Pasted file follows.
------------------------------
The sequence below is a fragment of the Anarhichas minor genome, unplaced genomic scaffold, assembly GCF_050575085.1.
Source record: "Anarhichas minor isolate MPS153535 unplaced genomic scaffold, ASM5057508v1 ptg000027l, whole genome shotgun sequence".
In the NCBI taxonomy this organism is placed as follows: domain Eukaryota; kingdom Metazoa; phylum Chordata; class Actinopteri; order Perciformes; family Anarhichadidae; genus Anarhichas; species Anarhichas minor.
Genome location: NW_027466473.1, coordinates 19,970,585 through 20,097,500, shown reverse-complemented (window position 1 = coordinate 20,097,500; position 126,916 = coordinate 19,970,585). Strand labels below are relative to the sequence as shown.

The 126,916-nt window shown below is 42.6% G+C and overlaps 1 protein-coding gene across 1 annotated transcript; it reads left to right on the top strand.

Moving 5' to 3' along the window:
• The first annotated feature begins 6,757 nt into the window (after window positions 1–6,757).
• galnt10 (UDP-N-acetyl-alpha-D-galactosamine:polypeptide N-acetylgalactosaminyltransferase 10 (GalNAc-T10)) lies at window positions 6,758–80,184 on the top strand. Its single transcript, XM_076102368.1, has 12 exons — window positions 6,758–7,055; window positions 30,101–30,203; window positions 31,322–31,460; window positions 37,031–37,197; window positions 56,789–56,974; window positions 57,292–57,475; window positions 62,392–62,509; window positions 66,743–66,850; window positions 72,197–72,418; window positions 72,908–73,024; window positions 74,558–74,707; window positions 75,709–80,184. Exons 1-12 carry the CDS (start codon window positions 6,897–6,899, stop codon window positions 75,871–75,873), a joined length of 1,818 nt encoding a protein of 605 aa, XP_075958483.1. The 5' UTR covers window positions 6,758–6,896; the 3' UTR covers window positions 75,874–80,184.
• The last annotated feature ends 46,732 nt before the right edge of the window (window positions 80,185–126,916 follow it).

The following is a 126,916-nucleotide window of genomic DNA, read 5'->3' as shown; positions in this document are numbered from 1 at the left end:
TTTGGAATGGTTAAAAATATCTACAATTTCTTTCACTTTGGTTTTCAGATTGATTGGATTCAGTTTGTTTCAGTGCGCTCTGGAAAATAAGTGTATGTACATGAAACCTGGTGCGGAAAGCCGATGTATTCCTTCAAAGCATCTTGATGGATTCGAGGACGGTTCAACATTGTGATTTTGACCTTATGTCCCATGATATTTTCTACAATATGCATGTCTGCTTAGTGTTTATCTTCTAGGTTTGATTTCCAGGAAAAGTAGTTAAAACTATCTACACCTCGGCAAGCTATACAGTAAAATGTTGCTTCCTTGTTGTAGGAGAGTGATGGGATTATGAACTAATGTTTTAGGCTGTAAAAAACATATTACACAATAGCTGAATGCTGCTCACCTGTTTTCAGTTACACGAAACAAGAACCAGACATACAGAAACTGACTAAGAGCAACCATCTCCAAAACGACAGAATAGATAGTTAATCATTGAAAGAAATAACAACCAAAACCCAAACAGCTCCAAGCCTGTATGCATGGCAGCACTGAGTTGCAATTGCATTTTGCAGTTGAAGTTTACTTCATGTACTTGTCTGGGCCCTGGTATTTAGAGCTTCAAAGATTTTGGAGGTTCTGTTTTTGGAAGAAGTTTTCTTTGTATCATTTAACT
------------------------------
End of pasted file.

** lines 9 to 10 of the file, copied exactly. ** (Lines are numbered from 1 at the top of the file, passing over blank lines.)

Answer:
• The last annotated feature ends 46,732 nt before the right edge of the window (window positions 80,185–126,916 follow it).

The following is a 126,916-nucleotide window of genomic DNA, read 5'->3' as shown; positions in this document are numbered from 1 at the left end: